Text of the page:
That One Boss: Kamek, especially the second fight against him. He transforms all of your stickers into flip-flops, so you better take note about which sticker was what, lest you use up some really valuable ones here. The first fight's not too bad, since he's alone. Come the second time, where he creates two clones of himself, change altitude so no attack will hit, and making a random sticker of yours disappear. Often enough, Kamek and his clones will fly too high for you to do anything, making you waste your turns and stickers.
The Giant Cheep-Cheep at Surfshine Harbor could count as well. It starts off easy, but then the Cheep-Cheep dives into the water and recovers ALL its health, and remains in the water. At this point, you MUST use the Fishhook item to reel it out. Then, the Cheep-Cheep will start puffing up until it pops and kills itself. Sounds too easy for a boss, right? Oh, I forgot to mention it also kills you too if you don't have armor.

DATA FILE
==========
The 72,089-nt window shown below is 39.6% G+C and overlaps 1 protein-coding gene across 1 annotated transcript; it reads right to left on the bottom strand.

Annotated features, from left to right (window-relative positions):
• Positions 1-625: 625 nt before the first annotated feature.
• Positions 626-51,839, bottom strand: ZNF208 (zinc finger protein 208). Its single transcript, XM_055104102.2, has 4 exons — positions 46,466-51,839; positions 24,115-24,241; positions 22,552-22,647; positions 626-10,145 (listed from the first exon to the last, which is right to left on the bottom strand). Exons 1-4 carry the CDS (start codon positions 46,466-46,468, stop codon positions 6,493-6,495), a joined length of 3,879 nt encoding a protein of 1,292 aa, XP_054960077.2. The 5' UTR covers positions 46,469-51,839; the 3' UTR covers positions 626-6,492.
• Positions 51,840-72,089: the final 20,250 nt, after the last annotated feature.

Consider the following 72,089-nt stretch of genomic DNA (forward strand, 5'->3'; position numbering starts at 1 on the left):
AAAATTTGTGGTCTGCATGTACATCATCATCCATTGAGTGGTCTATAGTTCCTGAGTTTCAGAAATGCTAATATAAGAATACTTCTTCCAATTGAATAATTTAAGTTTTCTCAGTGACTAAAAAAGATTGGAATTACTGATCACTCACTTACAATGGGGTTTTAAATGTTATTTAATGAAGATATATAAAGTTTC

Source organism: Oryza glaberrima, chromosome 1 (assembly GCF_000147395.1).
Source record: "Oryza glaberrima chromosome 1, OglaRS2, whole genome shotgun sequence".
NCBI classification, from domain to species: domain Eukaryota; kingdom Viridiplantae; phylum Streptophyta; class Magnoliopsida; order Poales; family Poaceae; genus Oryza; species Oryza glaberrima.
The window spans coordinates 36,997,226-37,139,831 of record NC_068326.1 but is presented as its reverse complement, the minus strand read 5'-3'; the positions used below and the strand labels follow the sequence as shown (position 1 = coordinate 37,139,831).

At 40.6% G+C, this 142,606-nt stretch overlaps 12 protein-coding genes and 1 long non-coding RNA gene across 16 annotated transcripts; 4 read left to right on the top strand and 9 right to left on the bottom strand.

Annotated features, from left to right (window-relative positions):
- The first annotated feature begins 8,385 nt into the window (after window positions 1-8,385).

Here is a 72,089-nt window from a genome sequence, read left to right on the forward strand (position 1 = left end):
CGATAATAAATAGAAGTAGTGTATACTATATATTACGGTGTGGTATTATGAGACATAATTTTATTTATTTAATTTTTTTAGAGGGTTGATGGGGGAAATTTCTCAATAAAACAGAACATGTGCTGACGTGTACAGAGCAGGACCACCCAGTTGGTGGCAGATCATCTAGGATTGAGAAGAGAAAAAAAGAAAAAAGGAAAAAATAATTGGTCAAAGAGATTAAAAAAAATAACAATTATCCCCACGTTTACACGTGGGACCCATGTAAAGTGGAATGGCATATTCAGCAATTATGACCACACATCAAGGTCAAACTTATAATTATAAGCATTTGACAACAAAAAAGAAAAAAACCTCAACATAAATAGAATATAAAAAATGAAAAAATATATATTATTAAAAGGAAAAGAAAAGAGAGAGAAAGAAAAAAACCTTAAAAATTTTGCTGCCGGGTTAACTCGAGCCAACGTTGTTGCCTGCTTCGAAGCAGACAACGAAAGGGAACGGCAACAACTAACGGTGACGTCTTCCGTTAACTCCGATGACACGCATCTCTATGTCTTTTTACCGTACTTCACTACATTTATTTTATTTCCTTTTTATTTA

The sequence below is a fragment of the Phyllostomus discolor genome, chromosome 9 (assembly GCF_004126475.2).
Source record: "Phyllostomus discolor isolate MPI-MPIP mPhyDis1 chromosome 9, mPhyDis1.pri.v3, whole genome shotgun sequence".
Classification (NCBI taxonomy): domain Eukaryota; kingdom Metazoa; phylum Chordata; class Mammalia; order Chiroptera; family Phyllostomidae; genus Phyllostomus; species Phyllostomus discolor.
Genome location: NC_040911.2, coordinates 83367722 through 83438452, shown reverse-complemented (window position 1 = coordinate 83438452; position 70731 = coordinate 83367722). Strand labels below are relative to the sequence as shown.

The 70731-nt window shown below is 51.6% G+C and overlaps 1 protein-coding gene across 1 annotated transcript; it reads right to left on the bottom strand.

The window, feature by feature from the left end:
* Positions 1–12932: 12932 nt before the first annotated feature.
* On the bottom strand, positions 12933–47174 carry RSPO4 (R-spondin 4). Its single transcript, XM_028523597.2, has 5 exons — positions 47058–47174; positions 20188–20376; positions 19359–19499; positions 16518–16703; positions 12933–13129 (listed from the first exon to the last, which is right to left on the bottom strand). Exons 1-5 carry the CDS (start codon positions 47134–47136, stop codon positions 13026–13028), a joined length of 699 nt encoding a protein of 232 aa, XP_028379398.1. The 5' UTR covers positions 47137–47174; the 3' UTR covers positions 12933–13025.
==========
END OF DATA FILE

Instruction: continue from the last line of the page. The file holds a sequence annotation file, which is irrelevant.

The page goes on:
The Final Boss, even though it's, well, the final boss, is a ridiculous leap in difficulty from the World 5 boss. 5 phases, each of which require at least 1 Thing Sticker to make them at least manageable, and the boss is spiked. Even after following a guide to the letter to prepare for it, it is still extremely difficult.
That One Level: GAUNTLET POND. Tricky jumps, maze-like structure, poison everywhere and the escort mission can be very infuriating if you manage to make the wiggler segment drop, and having to go through the poisonous swamp and restart that part again.
World 3 in general, due to being nearly twice as long as Worlds 1 and 2 combined, being so ridiculously dark it's tough to see, having annoying and creepy music, having poison absolutely everywhere, the Wiggler piece collection quest, and the tough boss at the end.